26 January 2002
LIFTING OF GMO MORATORIUM SCHEDULED FOR MARCH BARCELONA SUMMIT SAY OFFICIALS
International Trade Reporter
Volume 19 Number 2 Thursday, January 10, 2002
Page 51 ISSN 1523-2816
EU Leaders' Summit in March May Decide On Lifting of GMO Moratorium, Officials Say
A decision to lift the European Union's moratorium on new approvals of genetically modified organisms (GMOs) could be made at the EU's next leaders' summit, currently scheduled for March 15-16 in Barcelona, Spain, U.S. and EU officials said Jan. 8.
Alan Larson, undersecretary of state for economic, business, and agricultural affairs, said in remarks to the Washington International Trade Association that many of his European trade counterparts "have focused on the March Barcelona summit as their target for getting this turned around, so it'll be real interesting to see if they can do that."
The European Commission has not approved any new GMOs for sale in the EU since 1998. Many member states insist that a proposed rule for the traceability and labeling of GMOs be in place before the approval process resumes. It could take up to two years for the new rule to be approved and implemented by the EU.
The traceability and labeling proposal would require all products produced
with GMOs and their derivatives to be approved by EU authorities for sale
in EU markets, and to be labeled as genetically-modified products; requires
all firms in a distribution and supply chain to keep records of all biotechnology
products, including food, pharmaceuticals, and animal feed; and requires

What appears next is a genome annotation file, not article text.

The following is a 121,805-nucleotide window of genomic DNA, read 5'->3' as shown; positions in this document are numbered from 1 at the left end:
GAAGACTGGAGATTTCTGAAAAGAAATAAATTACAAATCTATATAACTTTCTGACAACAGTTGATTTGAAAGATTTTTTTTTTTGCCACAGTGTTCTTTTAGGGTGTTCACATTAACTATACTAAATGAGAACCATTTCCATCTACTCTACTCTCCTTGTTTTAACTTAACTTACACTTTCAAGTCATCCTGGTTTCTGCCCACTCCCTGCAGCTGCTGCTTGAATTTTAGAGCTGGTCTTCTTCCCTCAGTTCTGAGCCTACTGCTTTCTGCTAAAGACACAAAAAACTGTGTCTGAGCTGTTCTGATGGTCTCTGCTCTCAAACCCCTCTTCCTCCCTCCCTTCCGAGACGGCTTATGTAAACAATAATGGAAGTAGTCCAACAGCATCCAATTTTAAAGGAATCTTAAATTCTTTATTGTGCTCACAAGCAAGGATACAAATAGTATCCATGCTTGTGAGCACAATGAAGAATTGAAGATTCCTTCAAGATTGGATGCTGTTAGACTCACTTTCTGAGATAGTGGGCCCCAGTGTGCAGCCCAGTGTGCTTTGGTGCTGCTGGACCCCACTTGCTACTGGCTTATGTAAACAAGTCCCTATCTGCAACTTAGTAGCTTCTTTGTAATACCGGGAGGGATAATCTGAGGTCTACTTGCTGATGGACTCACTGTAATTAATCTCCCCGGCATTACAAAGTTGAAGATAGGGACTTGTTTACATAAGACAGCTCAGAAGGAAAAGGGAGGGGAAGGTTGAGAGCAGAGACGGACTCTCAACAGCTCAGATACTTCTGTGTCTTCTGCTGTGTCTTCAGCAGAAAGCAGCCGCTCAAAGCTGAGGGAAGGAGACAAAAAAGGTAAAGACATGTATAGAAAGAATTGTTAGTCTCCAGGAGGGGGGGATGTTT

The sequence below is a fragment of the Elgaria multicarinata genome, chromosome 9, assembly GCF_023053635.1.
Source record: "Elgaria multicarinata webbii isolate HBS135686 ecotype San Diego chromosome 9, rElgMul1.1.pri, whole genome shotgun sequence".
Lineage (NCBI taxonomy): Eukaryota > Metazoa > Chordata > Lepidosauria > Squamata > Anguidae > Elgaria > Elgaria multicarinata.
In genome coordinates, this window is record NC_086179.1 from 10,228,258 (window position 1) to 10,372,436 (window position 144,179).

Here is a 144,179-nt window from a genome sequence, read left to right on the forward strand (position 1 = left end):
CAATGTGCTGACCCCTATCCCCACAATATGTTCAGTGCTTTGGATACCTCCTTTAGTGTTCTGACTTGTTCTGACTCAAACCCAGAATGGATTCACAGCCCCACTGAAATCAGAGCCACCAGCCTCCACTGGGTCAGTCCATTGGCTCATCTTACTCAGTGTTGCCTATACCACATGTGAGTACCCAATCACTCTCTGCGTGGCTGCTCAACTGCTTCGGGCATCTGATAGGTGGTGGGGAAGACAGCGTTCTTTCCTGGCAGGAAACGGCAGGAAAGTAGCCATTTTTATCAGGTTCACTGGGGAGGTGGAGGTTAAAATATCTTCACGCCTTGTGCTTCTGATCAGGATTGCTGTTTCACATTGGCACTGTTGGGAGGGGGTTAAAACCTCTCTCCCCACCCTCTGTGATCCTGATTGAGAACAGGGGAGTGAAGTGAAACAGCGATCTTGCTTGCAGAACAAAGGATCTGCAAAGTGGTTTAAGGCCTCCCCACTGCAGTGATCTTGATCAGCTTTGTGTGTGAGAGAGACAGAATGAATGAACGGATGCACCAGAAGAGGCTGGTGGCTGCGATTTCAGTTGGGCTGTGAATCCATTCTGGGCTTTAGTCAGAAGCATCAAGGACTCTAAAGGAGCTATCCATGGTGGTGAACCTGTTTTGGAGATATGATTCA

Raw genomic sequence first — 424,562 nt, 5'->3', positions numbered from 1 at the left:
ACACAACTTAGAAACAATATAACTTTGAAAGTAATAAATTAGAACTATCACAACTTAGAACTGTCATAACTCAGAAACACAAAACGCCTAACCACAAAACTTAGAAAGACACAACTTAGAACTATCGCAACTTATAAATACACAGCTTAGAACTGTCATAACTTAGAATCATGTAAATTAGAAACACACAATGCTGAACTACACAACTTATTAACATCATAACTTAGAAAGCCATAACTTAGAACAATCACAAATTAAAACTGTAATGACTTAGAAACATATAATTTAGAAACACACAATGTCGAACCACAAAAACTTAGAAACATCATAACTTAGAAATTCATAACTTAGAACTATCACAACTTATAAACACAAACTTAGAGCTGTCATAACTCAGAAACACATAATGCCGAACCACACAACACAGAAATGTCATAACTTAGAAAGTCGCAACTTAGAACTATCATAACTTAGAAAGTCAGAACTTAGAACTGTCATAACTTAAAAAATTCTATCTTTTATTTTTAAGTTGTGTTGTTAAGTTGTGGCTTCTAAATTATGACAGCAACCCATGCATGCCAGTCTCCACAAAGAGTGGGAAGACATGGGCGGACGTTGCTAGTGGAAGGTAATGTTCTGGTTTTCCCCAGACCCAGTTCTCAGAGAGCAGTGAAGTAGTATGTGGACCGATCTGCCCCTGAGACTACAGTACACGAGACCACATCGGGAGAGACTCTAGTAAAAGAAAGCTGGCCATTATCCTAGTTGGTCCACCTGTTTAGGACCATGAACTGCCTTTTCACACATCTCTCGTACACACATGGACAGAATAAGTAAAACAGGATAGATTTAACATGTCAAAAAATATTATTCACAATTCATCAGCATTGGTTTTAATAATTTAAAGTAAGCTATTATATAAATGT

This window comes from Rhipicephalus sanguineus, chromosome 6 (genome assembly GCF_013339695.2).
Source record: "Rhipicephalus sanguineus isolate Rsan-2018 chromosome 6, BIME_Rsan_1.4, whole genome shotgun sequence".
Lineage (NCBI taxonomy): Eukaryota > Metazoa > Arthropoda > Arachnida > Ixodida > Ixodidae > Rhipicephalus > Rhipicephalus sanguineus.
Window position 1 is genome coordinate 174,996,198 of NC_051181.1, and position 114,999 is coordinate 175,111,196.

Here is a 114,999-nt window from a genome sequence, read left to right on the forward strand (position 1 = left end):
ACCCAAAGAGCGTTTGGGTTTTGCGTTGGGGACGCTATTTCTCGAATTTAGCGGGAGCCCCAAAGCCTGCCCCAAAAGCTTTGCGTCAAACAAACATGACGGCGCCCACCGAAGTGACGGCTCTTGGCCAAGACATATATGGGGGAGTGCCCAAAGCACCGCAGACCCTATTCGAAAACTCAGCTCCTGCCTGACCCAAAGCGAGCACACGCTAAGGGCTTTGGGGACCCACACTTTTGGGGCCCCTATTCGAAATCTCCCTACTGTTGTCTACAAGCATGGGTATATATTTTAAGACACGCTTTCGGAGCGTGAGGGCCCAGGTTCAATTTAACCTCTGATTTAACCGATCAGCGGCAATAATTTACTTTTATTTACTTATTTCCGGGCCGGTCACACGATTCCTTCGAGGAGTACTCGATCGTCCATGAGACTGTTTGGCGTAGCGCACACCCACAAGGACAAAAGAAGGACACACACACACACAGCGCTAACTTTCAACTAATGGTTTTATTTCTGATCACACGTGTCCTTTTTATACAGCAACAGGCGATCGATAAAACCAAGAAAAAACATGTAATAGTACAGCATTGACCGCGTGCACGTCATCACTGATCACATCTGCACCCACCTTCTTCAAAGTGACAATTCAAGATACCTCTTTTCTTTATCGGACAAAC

that the "accidental" presence of GMO materials amount to less than 1 percent
A WTO Challenge?
During a Dec. 12 visit to Brussels, Larson said that the United States' "patience is wearing out" regarding the EU's moratorium, and a U.S. official said at the time that pressure for the U.S. to mount a World Trade Organization case was growing.
However, when asked about the possibility of a WTO challenge Jan. 8, Larson would say only that "We have all of our options open," adding that "we haven't had a full review of this issue for awhile."
Larson also called on the Commission to take EU member states opposed to lifting the de facto ban to the European Court of Justice. "Whatever tactic we ultimately decide to employ, it probably will need to have the effect of ensuring that this is an issue that presidents, prime ministers, and chancellors understand is very important," he continued. "One way or the other, it has to be elevated higher in the consciousness of the top political leadership in the EU."
Meanwhile, a European Commission official, who asked not to be identified, said that while a court case was possible, the Commission hoped to resolve the issue at the Barcelona summit. The Commission is the EU's executive body.
The Barcelona Summit
The official told reporters after Larson's speech that David Byrne, European commissioner for health and consumer affairs, and Margot Wallstrom, commissioner for the environment, "intend to put the issue of the resumption of [GMO] approvals on the agenda [in order to] ... have the decision at the highest level." But he said that he was not sure if the agenda for the Barcelona summit was set.
When asked if he was hopeful that the moratorium would be ended at the Barcelona summit, the official said "yes." If a decision was not made, "we have other options, and going to court is one of the options, though it's very difficult, politically speaking," he said.